Yes, Obama’s side was more handsome and articulate, but if a debate must be declared ‘won and lost,’ Clinton’s rep was the obvious victor. That said, keep in mind the bar has been set quite low. Both candidates now have the opportunity to provide us with a more complete vision of what they intend to do if elected and as an undecided voter, I’m listening for the plan of action beyond stated good intentions.

But despite being underwhelmed by the reps, it’s encouraging that campaigns have visibly demonstrated they want to talk about science and technology on the campaign trail because science can no longer be relegated to the status of a special interest group. The American public deserves to find out how our next leader will approach the issues that will impact every one of us in a myriad of ways. Saturday was the start of a real discussion we must continue to press for answers. As I reported in my last post, Claudia asked each representative whether their candidate will be at ScienceDebate2008 on April 18th in Philidelphia. ‘Time will tell,’ replied Kalil… to which Obama’s rep reported it’s being very seriously considered, followed with an enthusiastic, ‘I endorse it!

So contact the campaigns and tell them you want the presidential candidates to attend ScienceDebate2008! After all, this is our planet. Our home. Our health. Our families. Our economy. And it’s imperative we make our voices heard–now more than ever–for the sake of our future.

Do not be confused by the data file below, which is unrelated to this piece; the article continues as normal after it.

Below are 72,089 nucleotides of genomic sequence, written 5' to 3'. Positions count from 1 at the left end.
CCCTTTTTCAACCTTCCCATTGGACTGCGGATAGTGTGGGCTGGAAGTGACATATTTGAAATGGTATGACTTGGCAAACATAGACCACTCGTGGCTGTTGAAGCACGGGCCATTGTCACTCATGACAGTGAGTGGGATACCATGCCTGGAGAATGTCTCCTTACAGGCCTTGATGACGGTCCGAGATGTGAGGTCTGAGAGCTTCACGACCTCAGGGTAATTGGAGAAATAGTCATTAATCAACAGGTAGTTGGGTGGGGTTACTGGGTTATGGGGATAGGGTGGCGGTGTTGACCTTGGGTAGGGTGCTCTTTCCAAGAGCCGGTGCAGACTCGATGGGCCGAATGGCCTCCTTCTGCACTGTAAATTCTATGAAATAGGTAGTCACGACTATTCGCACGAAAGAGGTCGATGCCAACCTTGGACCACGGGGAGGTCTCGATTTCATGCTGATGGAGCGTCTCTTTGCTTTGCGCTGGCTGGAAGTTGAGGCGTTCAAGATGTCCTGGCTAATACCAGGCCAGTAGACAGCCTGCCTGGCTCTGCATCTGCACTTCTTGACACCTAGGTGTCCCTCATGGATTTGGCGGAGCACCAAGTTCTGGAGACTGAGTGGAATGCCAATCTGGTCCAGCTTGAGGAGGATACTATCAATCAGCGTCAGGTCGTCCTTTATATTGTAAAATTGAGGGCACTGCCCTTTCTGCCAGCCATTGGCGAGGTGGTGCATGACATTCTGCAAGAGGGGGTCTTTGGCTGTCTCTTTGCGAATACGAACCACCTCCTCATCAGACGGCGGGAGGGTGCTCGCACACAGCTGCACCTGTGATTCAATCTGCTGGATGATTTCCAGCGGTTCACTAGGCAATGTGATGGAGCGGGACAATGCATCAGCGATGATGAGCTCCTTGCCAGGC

i-659d58ac46b8b3617960211db0689913-19.jpg

Hopefully, we’ll have video available soon. For more on the Boston debate, check out Congressional Quarterly, Science Magazine online, AFP, and the Chronicle of Higher Education.

i-8808a1a70f2b4c43ecb40c250ca68be3-sciencedebate2008.jpg

Comments

  1. #1 Caledonian
    February 18, 2008

    and bring back the Office of Technology Assessment.

    The President has no authority to do that. Only Congress does.

    How exactly did Hillary’s stand-in say bringing back the OTA would be accomplished?

  2. #2 John S. Wilkins
    February 18, 2008

    Isn’t the OTA still in existence, but underfunded? I’m sure Clinton or Obama and Pelosi could work up something, but the crucial thing is to statutorily ensure it is not vulnerable to partisan interference, as the judiciary is supposed not to be. What the law and the constitution is to the judiciary, the facts are to the OTA.

  3. #3 Chris Rowan
    February 18, 2008

    Mike Huckabee and Ron Paul did not respond to the invitation at all.

    Hah! Take note, Paulbots…

  4. #4 Caledonian
    February 18, 2008

    In short: no, it is not still in existence. All of the full-time staff were let go, with only enough money provided to complete the closing out of the department.